Psychological Distress in Patients with Cancer Warrants Attention

TON - November 2017, Vol 10, No 6 - Conference Correspondent
Phoebe Starr
San Diego, CA—The National Comprehensive Cancer Network estimates that at least 33% of patients with cancer have significant psychological distress, and many patients have some levels of distress. High levels of distress are associated with negative outcomes from cancer treatment. The psychological well-being of patients with cancer has been studied less frequently than the effects of treatments, but, recently, more attention has been focused on the whole patient.

Two studies presented at the 2017 American Society for Radiation Oncology Annual Meeting focused on this subject. One study showed that significant levels of distress are associated with missed medical appointments and more hospital admissions compared with lower levels of distress. The second study showed that 75% of patients with cancer who were diagnosed with depression had not been previously diagnosed with the disorder, suggesting that better mental health screening is needed for patients with cancer.

Distress Levels

The first study, conducted by Justin Anderson, a medical student, Virginia Commonwealth University School of Medicine, Richmond, and colleagues, included 54 patients treated with external beam radiation with curative intent over a 1-year period from 2015 to 2016. The average age of the patients was 59 years, and 58% were men. Mr Anderson and colleagues used the National Comprehensive Cancer Network Distress Thermometer to assess patients’ levels of distress. This brief instrument is similar to visual analog pain scales ranging from 0 (no pain) to 10 (extreme pain), but measures distress levels instead of pain.

Fifteen percent of patients reported severe distress levels (scores of 7-10), 29% reported moderate distress levels (scores of 4-6), 29% reported low distress levels (scores of 1-3), and 25% reported no distress (scores of 0).

Patients with higher distress levels were more likely to miss appointments during the course of radiation therapy; 57% of patients with severe distress scores missed ≥1 appointments compared with 18% of patients with moderate, low, or no distress (P <.01).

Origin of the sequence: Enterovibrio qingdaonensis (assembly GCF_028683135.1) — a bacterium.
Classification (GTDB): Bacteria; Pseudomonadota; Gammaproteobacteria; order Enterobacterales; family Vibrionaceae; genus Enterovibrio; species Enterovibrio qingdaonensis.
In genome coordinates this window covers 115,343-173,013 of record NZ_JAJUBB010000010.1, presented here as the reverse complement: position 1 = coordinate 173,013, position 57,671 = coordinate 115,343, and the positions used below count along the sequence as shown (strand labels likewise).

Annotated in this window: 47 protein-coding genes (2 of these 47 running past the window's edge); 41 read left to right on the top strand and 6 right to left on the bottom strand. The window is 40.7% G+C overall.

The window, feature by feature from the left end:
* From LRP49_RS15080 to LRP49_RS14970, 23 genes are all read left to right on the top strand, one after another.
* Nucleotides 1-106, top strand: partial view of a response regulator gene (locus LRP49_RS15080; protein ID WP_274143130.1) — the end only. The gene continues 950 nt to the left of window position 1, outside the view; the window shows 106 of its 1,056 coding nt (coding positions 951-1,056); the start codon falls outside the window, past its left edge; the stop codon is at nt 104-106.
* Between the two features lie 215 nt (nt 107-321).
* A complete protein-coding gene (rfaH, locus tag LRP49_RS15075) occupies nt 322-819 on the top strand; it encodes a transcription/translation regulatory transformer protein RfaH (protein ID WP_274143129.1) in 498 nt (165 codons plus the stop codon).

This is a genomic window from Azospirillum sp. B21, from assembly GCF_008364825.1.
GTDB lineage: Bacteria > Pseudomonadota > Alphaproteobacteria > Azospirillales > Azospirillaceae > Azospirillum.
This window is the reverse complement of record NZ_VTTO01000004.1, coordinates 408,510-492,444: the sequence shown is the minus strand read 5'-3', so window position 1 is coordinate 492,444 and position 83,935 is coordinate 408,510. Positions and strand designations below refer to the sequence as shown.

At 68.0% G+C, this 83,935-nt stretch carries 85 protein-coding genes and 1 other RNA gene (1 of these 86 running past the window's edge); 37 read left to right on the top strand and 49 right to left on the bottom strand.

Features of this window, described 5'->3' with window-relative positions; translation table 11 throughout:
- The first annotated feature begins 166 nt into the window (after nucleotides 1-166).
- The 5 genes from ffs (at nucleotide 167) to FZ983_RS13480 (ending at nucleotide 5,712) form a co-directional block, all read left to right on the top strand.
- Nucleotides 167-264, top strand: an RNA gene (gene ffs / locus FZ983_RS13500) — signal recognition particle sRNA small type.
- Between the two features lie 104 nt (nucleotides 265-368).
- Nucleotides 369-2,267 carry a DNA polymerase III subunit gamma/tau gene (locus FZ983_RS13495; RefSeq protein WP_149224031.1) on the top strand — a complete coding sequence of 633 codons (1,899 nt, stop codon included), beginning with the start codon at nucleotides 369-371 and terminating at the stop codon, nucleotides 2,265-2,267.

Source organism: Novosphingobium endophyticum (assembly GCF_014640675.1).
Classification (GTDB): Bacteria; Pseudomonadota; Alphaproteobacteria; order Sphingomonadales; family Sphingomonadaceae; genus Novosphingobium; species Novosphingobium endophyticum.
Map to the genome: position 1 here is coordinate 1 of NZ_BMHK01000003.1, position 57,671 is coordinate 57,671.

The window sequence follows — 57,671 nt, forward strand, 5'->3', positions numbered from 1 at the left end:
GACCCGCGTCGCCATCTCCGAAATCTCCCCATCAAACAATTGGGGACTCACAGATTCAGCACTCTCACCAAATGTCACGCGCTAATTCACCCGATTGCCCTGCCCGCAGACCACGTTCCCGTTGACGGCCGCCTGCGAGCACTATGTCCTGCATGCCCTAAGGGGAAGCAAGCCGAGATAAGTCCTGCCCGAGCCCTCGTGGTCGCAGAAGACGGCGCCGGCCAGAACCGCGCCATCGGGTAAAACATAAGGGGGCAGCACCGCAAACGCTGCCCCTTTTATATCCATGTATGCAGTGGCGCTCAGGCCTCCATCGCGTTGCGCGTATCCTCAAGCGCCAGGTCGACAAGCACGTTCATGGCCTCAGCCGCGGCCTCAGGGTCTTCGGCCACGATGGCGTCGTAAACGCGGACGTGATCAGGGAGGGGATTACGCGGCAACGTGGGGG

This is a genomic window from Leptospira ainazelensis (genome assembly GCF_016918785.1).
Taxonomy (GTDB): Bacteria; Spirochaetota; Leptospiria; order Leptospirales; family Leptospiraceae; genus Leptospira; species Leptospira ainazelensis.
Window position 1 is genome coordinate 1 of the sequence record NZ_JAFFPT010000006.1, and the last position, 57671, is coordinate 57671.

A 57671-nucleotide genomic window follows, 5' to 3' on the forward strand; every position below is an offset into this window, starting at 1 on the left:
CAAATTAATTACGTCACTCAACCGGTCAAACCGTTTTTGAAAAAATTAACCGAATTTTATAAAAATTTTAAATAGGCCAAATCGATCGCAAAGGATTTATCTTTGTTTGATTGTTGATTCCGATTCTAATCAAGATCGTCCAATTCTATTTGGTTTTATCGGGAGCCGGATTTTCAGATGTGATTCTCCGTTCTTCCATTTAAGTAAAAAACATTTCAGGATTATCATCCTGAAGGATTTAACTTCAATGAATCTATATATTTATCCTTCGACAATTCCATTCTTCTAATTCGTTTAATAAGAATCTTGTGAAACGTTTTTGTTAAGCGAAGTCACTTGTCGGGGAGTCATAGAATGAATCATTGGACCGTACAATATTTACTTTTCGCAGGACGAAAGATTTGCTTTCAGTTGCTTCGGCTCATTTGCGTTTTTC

Hospital admissions during treatment were also more frequent in patients with higher distress levels; 50% of patients with severe distress scores were admitted to the hospital compared with 11% of patients with moderate, low, or no distress (P <.01).

“Our study demonstrates an association between distress and radiotherapy-specific outcomes, adding to the growing body of evidence emphasizing a need for an interdisciplinary approach to cancer care,” Mr Anderson told attendees.

Looking at the contribution of demographic and disease factors, Mr Anderson and colleagues noted that cancer stage was the only factor positively associated with distress. Each increase in cancer stage was associated with an average increase of 0.8 points in the patient’s distress score (P <.05).

“These findings underscore the importance of devising treatment plans that address mental well-being and are unique to each patient’s individual needs. For example, if a patient is experiencing severe distress—and therefore is at higher risk of missing appointments or being admitted to the hospital—we can offer transportation or housing support,” Mr Anderson stated.

Undiagnosed Depression

Depression is 2 to 3 times more common in patients with cancer than among the general population, yet the disorder often goes undiagnosed. The second study, which took place at an urban cancer center, found that 75% of patients with cancer diagnosed with depression had not been previously identified or diagnosed as having the disorder.

The study included 400 patients with cancer treated at the University Hospital Cancer Center, Newark, NJ, between 2013 and 2016, and was conducted by Jason Domogauer, MD/PhD candidate, Rutgers New Jersey Medical School, Newark. Of these 400 patients, 40% were diagnosed with depression for the first time at the cancer center. This percentage is approximately twice as high as the National Cancer Institute’s estimates of depression among patients with cancer—15% to 25%.

Depression was more common among women than men (47% vs 32%, respectively; P = .007), and more common among patients who were unable to work because of disabilities (48%) than in those able to work (33%; P = .005). The rate of depression did not differ by racial or ethnic group.

Even among patients not previously diagnosed with depression, the disorder was more common among women (43% vs 29% of men; P = .02) and those unable to work because of disability (43% vs 31% of patients able to work; P = .03).

“Our findings point to a clear need for action, including depression screening during initial and continuing patient visits, initiation of mental health treatments for identified patients, and increased collaboration with mental health providers in cancer treatment centers. These efforts are particularly important for patients in urban centers, those who are female, and those who are unable to work because of their disease,” said Mr Domogauer.

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Last modified: December 8, 2017